If a father makes a rash promise, curse, commitment or other impediment impacting his children those children can come before God, as their Heavenly Father with greater authority than their natural father, and resolve the issues created by the father.
A wise father will seek to bless his children.
He will lead them to faith in Jesus Christ to resolve the Adamic curse of death.
He will resolve all curses and iniquities in the family line, standing in the gap for his family, so all curses are terminated and turned into blessings for his children.
He will release to his children all the family graces and blessings, raising the children to fulfil the destiny and special privileged positions falling to the family.
He will create a rich godly inheritance for his children.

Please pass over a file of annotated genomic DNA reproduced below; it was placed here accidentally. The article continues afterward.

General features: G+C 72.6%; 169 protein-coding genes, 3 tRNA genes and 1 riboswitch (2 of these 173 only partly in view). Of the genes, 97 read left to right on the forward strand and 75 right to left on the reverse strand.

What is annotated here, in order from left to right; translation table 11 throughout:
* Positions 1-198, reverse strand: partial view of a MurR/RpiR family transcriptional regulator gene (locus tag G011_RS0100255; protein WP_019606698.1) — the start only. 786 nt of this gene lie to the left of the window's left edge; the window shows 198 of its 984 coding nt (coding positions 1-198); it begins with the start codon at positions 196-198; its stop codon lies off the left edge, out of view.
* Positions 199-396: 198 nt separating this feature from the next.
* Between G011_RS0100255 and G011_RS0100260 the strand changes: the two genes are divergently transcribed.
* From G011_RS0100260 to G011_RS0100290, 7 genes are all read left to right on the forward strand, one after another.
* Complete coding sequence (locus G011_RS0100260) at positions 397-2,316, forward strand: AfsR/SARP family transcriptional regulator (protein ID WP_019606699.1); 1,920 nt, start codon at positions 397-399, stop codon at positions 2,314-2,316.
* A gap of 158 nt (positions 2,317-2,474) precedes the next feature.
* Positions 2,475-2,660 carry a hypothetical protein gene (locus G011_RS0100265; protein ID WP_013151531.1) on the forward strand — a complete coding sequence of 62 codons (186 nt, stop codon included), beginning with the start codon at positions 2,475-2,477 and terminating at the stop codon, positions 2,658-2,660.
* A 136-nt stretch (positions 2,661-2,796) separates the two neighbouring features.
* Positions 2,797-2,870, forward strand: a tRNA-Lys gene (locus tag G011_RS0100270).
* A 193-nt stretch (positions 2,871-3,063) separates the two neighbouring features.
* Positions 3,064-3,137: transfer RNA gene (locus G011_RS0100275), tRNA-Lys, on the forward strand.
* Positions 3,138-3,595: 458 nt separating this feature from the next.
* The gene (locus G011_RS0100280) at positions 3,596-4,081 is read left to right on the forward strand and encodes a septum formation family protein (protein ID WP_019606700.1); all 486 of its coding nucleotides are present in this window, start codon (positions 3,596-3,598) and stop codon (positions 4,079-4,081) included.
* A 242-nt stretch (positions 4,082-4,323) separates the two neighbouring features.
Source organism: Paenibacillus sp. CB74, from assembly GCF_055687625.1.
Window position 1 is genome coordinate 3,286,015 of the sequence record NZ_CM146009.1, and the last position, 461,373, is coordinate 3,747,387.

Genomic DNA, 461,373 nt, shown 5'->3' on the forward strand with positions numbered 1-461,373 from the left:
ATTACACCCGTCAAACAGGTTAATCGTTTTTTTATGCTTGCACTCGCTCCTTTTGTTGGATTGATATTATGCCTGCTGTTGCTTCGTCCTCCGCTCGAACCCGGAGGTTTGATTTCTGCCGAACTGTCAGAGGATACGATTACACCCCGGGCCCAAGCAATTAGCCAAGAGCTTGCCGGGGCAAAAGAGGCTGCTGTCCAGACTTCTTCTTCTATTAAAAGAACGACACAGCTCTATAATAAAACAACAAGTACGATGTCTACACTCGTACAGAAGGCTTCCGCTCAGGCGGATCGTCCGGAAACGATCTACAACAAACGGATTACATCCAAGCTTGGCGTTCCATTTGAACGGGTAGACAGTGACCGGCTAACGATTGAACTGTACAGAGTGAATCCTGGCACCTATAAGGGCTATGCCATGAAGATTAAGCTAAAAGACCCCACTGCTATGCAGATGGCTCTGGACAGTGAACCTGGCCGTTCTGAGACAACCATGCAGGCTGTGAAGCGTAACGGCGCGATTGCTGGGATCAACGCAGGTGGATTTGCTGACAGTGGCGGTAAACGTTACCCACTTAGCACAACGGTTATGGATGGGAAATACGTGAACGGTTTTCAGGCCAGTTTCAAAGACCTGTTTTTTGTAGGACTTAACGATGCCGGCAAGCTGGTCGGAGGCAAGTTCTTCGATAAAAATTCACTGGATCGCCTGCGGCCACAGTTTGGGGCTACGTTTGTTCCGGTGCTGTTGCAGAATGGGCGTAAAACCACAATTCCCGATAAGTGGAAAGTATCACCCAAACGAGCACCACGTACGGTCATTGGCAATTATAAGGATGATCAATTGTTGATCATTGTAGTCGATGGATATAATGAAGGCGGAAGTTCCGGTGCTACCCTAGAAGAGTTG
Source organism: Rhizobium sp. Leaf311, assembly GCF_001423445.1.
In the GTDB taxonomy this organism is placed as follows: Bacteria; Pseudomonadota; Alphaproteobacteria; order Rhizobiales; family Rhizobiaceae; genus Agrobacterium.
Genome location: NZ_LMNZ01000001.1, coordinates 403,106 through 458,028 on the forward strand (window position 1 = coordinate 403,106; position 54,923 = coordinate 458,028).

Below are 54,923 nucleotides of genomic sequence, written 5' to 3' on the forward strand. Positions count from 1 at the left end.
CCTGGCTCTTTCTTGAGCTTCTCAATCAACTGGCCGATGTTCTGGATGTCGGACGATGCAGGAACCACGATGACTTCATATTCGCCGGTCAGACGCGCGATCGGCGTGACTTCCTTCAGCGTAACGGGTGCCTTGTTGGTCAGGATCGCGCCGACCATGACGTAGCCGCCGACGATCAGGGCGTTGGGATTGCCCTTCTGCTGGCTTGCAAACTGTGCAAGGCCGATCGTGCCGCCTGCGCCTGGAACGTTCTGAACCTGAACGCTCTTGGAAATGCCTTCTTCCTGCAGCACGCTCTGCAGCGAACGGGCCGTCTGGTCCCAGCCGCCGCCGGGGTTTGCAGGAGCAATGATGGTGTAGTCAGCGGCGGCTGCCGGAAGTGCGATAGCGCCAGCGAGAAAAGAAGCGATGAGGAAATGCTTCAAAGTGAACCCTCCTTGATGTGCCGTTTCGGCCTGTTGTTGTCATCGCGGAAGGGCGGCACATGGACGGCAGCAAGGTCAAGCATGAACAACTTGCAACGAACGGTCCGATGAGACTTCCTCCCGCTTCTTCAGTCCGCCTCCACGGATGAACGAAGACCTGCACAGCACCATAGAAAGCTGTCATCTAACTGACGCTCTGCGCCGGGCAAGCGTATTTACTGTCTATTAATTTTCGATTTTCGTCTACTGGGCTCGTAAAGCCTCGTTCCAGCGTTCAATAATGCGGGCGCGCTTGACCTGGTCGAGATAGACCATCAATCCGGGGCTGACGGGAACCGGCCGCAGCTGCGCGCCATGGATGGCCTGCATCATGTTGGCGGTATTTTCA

He will affirm his children and establish their identity as blessed godly seed enjoying all the graces of God which transfer through the family.
He will seek God for godly standards to set for his family, avoiding excessive demands which become a burden and discouragement to his descedants.
He will pronounce blessings upon his children, releasing the grace of God into their lives.
A wise son will seek the family blessing.
He will come to faith in Jesus Christ.
He will acknowledge and resolve all curses and iniquities in the family line, standing in the gap for his family, so all curses are terminated and turned into blessings for the whole family.
He will claim the family graces and blessings and seek to fulfil godly destiny and privileges which are his in the family.